Yesterday Microsoft released a new patch and it solves up to 116 security vulnerabilities on Windows 10.
If you have installed any of the three most recent versions of Windows 10 (2004, 20H2 and 21H1) when you open Windows Update you will have the version KB5004237 available for update, which includes improvements and fixes related to general system security, login data verification, and printing tasks.
The older versions of Windows 10, on the other hand, have their own update packs:
This patch solves up to 116 security vulnerabilities on Windows 10
Actually, we already know several of the patches included in this update, as they have been released independently in the previous days: patches to fix game performance, PDF problems, and the famous fix against the PrintNightmare vulnerability.
Finally, the Patch Tuesday released yesterday for Windows 10 solves 116 security problems. Among those problems, at least 4 of them are currently being exploited, and a total of 13 have been classified as ‘critical’ by Microsoft.
Three of them stand out, which are part of both groups: CVE-2021-34448, a critical remote code execution vulnerability in the scripting engine built into all supported versions of Windows (including server versions); and CVE-2021-33771 and CVE-2021-31979, both bugs related to privilege elevation in the Windows kernel.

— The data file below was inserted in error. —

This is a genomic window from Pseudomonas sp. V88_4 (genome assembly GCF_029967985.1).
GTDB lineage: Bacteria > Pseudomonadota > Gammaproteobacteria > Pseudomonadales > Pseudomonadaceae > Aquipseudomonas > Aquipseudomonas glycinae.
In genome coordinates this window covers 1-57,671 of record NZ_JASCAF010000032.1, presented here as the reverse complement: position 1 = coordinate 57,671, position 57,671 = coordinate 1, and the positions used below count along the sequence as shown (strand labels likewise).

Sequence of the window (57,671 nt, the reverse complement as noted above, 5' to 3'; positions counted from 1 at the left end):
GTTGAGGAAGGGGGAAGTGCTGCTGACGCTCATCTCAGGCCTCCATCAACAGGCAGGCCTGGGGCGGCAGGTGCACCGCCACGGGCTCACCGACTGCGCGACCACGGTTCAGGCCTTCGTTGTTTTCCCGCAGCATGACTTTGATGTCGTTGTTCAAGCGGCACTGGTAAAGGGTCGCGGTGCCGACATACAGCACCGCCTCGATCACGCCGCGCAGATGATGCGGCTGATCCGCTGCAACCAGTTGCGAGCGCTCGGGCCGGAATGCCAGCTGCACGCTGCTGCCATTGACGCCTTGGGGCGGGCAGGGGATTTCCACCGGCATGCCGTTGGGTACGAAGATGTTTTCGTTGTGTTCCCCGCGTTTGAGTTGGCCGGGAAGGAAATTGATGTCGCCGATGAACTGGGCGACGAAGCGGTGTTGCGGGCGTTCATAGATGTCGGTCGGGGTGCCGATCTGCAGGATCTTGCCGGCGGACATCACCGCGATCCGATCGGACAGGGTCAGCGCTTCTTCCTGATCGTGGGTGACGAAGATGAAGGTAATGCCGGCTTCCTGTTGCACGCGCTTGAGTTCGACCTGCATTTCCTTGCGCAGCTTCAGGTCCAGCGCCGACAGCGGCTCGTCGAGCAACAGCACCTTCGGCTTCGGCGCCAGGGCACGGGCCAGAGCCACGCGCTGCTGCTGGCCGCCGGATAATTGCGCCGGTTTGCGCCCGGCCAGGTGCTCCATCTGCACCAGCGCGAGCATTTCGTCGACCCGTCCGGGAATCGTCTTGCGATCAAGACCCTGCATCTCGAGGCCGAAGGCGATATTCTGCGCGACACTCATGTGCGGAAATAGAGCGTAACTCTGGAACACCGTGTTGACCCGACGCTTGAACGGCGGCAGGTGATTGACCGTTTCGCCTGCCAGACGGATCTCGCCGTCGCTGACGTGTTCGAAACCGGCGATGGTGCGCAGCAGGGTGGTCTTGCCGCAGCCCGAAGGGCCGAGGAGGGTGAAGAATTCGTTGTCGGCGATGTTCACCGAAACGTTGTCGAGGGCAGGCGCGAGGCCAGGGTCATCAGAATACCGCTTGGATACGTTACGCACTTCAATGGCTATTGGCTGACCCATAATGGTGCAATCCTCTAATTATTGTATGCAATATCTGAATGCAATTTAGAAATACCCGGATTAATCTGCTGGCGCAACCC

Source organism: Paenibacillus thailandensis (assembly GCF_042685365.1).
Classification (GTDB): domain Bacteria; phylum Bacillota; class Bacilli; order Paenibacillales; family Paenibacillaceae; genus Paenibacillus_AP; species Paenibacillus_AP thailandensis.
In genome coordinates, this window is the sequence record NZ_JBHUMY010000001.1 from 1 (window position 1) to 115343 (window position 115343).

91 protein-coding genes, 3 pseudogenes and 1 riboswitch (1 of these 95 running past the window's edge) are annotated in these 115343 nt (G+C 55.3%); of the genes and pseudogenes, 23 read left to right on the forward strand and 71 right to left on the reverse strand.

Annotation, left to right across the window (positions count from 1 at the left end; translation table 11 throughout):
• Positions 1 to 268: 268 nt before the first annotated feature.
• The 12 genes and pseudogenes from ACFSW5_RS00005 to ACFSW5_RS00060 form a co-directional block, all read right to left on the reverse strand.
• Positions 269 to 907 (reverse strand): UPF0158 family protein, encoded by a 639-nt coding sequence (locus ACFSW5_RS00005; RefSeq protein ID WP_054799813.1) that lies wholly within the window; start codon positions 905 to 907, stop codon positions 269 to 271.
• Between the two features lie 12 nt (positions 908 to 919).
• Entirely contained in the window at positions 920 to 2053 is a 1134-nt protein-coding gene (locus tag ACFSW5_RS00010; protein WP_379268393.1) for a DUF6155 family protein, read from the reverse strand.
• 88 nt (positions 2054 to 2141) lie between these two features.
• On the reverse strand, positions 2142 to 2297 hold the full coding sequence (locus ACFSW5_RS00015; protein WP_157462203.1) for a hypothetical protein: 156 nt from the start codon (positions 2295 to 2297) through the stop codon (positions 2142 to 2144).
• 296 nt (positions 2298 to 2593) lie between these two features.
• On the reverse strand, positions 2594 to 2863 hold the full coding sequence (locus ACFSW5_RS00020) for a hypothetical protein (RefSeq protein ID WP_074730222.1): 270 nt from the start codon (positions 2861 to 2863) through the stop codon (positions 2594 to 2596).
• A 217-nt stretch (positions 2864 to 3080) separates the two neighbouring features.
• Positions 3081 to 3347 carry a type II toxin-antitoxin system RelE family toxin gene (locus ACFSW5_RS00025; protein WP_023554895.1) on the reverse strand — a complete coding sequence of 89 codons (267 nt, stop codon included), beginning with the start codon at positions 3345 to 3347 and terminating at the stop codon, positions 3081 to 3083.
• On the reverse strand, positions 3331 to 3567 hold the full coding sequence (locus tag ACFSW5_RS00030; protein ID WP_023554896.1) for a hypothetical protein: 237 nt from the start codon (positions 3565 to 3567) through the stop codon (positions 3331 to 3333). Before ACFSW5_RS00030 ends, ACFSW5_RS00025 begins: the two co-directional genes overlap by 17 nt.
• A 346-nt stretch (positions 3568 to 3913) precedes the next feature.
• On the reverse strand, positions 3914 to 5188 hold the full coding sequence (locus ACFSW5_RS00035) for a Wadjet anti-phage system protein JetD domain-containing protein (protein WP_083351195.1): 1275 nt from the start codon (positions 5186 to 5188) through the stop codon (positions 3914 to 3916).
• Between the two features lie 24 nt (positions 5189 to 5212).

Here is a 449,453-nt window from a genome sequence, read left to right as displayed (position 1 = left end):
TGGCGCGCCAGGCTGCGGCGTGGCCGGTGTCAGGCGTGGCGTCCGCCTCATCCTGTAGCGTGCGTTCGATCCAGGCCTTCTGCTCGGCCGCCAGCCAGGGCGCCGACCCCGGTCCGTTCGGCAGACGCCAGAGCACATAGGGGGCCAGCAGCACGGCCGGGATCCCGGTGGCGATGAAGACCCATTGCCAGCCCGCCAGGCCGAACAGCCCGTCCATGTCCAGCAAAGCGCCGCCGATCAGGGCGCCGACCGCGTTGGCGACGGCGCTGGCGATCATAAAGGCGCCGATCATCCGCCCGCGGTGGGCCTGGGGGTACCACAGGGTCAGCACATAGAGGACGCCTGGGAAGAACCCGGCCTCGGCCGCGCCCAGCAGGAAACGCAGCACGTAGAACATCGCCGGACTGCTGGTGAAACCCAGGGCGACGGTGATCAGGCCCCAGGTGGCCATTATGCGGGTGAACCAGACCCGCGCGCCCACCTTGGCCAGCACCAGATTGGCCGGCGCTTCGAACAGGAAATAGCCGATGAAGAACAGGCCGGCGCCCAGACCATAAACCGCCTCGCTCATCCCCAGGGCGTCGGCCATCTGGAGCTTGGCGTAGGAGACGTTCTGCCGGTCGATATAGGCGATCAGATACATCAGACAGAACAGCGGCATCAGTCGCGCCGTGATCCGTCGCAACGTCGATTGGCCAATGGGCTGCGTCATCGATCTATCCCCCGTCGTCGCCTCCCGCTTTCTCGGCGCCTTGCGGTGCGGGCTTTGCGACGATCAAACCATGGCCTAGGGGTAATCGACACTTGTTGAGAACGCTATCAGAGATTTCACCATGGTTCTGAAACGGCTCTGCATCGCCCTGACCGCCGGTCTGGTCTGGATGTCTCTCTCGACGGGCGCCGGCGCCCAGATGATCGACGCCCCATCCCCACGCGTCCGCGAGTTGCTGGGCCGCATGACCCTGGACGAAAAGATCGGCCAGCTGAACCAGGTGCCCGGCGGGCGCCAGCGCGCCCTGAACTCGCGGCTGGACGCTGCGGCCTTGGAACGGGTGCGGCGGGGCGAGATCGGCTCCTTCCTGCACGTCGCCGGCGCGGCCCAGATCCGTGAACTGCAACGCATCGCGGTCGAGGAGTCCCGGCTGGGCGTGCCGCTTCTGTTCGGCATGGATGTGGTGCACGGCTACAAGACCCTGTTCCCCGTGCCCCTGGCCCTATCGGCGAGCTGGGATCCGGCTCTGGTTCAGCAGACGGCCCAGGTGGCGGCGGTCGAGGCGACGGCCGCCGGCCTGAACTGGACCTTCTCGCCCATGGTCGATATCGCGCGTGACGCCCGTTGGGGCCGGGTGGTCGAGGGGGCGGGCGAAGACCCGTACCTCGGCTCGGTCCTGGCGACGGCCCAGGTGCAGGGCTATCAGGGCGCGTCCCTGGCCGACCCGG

Another of the most relevant vulnerabilities among those patched yesterday is CVE-2021-34494, a ‘zero-day’ security hole in the Windows DNS server that also affects Windows server versions, and allows manipulating the domain name resolution system, thus redirecting web accesses transparently to the user.
But among the 116 security holes, there is a bit of everything, with others affecting a long list of Windows components (Windows Defender, Dynamics Business Central, Windows Media Foundation, Hyper-V and the MSHTL platform), as well as external programs (such as HEVC Video Extensions, Microsoft Excel and SharePoint Server, Word, Power BI, etc.).